My own (encouraging) laparoscopy experience
I am a 42 year old woman who has been dealing with an ovarian cyst issue since September of 2007. My cyst was discovered during an ultrasound done for pelvic pain and irregular bleeding while on the pill. After going off the pill, I had my ultrasound and they found the cyst which was around 8 cms. After a year and a half, the cyst grew to about 9 cms and it was decided that it had to come out. I had a laparoscopy this past Tuesday.
I had read a lot about the experience and there seems to be a variety of experiences with this procedure. Perhaps mine can help shed some more light for those of you who are getting ready for this experience and it may hopefully also offer you some encouragement.
The morning of my laparoscopy I woke up and took my time to wash (with special disinfectant soap given to me by the hospital) and get dressed (I chose loose fitting clothing .. sweats and slip on shoes .. no tight fighting panties either). I took my urine sample to take to the hospital (to check for pregnancy), gargled with water (you are not allowed to drink anything from midnight on so this helps to refresh your mouth and throat) and took my anti-nausea medication for the procedure (Granisetron .. which worked beautifully for me). I had a bag ready which included throat lozenges, antibacterial hand sanitizer, kleenex, underwear, socks, sanitary pads, a book and my health card (leave all valuables at home !).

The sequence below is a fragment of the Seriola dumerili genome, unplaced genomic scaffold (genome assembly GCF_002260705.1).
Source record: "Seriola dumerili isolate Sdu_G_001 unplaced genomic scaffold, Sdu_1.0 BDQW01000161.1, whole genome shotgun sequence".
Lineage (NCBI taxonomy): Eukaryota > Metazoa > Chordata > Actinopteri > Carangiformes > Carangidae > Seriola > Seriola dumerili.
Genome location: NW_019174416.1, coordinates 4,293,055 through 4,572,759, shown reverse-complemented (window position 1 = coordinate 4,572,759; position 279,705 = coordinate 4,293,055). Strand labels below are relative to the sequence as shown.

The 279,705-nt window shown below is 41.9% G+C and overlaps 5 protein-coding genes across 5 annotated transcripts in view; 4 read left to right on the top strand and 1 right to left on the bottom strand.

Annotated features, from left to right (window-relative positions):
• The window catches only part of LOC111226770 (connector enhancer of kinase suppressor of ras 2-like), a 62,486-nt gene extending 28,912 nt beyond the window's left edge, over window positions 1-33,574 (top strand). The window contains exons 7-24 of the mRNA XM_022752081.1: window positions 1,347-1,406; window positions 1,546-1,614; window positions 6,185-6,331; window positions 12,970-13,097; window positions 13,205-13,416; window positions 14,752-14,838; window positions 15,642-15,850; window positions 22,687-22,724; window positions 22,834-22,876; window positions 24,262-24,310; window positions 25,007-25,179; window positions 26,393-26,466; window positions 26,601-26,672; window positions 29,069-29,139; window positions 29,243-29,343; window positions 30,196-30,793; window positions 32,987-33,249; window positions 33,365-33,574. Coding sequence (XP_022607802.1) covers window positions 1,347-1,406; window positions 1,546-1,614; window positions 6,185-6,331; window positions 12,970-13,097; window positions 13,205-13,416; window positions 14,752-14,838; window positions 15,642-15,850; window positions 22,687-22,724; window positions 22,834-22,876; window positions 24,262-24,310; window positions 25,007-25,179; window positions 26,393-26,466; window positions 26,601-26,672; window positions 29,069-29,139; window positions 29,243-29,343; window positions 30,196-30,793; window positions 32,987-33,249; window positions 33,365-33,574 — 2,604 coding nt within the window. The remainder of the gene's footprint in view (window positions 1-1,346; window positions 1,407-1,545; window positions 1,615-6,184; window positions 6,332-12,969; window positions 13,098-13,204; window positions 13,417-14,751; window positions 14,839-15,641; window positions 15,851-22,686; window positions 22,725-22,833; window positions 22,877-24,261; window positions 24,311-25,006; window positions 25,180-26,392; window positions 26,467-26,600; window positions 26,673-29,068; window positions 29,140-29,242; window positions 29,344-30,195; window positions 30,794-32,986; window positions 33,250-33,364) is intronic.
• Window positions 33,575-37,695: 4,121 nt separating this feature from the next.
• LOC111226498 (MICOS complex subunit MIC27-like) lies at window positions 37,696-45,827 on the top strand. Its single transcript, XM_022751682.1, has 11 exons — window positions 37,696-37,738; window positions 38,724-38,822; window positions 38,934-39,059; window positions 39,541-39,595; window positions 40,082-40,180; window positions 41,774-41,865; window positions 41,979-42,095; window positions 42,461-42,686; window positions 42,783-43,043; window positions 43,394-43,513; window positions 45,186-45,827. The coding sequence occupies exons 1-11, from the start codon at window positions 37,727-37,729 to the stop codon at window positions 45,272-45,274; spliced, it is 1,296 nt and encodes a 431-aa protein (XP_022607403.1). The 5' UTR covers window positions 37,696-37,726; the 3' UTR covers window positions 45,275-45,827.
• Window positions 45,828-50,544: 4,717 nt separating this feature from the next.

When I arrived at the outpatient surgery, they took my urine sample, asked me some questions and then gave me my robe and slippers and told me to change and put my stuff in a locker of my choice. This area is where I began and ended my surgical experience. After I did this, I was led to an area to await my surgery (along with a few others). As I waited, the OR nurse and anaesthesiologist came to ask me some questions and to give me some medications for pain control during the procedure. When it was time, I entered the operating room (on foot) and lay down on the table while a surgical team (inhalotherapist, anaesthesiologist, surgeon, OR nurse and surgical residents) all got busy getting me ready. They were all very professional, upbeat and encouraging and they all knew exactly what to do (like a practiced choreography). A breathing mask with oxygen was given to me (reserve oxygen for the intubation process) and the sleeping medicine was injected through the IV. As I was telling them about my poor sick cat at home (who unfortunately passed away during my surgery), I fell asleep.